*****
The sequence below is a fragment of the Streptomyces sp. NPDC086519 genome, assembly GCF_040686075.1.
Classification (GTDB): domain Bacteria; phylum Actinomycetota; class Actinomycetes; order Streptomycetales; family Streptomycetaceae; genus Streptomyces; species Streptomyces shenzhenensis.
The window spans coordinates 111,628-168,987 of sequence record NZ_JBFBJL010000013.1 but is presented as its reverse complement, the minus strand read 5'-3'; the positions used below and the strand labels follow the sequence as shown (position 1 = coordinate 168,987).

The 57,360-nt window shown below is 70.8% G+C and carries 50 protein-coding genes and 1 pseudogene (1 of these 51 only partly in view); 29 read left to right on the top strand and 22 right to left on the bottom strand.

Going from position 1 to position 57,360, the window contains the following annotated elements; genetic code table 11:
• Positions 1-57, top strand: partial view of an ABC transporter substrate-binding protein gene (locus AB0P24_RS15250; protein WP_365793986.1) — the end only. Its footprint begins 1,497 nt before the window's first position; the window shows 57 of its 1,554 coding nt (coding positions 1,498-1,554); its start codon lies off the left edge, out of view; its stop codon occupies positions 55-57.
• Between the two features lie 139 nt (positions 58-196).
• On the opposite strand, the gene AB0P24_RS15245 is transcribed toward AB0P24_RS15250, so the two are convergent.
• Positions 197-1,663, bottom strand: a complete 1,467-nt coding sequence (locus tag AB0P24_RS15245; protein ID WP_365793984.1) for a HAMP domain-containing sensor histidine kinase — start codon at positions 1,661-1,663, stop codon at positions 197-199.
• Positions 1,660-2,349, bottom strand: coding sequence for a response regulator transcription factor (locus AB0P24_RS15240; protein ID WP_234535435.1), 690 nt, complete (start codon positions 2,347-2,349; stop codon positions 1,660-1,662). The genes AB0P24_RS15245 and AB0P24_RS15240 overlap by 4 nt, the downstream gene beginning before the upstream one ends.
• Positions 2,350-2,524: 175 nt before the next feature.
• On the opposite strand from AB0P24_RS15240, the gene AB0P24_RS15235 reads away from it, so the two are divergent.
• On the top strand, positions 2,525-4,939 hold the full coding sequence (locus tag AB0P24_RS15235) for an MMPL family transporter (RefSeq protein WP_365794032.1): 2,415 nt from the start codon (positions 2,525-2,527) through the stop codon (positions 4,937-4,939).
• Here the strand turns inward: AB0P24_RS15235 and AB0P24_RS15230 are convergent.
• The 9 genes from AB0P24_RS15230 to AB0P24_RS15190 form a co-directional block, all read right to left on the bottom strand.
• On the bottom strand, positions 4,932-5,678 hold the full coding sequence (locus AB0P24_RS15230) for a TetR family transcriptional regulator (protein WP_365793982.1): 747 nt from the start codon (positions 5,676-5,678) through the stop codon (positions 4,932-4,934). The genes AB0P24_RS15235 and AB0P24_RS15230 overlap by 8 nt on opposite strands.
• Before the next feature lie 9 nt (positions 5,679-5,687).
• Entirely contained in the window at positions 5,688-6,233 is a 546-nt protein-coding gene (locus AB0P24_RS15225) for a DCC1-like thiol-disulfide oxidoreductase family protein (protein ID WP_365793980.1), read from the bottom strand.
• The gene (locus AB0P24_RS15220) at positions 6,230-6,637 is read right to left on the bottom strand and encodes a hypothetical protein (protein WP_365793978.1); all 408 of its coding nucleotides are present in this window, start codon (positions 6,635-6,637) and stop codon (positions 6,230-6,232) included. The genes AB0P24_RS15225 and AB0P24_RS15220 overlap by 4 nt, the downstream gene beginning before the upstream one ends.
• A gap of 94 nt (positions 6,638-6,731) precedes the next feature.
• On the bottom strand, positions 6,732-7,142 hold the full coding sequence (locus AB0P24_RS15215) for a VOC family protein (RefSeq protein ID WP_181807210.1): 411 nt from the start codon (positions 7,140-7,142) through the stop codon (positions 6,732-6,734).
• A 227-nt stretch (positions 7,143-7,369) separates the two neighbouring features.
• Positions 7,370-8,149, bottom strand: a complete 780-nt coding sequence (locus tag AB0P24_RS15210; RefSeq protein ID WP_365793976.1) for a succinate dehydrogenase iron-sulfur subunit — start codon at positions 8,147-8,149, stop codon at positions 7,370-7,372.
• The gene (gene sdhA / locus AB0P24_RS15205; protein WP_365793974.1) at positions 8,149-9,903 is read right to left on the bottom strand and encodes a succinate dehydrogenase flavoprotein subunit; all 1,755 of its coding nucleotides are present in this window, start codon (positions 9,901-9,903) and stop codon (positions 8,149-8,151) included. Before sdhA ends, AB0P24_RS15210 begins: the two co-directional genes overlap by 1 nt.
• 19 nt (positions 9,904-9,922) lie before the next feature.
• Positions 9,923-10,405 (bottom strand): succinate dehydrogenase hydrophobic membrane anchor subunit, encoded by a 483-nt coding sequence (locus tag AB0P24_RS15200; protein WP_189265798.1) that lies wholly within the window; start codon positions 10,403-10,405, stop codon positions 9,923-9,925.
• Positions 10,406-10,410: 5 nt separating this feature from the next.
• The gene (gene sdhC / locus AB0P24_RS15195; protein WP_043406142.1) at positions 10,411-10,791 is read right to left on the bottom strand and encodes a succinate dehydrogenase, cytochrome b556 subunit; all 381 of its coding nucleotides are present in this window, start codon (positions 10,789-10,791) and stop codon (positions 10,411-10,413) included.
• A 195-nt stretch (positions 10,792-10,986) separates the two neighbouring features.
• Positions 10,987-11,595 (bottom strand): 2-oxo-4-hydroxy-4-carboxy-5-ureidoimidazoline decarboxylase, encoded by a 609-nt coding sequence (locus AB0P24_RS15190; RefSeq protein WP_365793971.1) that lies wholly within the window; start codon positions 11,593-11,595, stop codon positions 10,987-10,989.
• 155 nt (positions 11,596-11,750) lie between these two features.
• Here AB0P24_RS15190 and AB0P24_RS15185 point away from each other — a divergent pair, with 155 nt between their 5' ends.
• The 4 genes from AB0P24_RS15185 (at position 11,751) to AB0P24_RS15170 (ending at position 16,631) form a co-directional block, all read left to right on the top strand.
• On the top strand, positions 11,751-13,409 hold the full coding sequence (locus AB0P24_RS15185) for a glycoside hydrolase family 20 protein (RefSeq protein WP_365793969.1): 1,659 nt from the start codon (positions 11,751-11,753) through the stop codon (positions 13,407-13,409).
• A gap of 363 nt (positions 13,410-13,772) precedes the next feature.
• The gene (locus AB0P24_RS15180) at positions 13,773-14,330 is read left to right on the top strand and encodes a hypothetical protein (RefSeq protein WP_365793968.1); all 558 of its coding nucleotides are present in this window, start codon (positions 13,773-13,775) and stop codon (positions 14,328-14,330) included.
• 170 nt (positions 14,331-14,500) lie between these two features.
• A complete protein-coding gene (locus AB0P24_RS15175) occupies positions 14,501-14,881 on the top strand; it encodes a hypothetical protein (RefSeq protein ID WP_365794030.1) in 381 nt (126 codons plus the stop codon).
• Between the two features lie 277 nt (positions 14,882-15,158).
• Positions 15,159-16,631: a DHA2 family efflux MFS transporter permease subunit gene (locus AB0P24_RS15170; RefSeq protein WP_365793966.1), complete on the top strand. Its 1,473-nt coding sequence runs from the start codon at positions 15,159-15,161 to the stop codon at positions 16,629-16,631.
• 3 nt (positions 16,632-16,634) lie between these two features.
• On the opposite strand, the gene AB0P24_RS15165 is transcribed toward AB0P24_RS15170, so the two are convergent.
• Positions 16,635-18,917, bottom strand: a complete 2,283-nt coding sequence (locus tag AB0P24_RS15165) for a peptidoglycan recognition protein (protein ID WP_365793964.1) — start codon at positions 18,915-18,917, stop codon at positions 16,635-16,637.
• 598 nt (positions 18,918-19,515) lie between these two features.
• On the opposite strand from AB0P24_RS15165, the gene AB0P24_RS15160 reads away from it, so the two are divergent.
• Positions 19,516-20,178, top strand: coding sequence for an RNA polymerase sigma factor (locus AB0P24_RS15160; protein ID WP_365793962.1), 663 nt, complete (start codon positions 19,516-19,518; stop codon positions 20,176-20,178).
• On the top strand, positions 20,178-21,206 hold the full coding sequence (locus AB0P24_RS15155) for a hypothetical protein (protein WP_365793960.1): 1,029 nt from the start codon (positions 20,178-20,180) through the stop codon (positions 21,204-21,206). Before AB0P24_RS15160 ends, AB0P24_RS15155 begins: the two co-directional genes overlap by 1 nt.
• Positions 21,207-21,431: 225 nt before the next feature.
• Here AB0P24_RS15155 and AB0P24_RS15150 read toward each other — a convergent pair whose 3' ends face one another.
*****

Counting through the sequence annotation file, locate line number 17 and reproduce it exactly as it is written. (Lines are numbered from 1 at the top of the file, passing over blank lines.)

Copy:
• Before the next feature lie 9 nt (positions 5,679-5,687).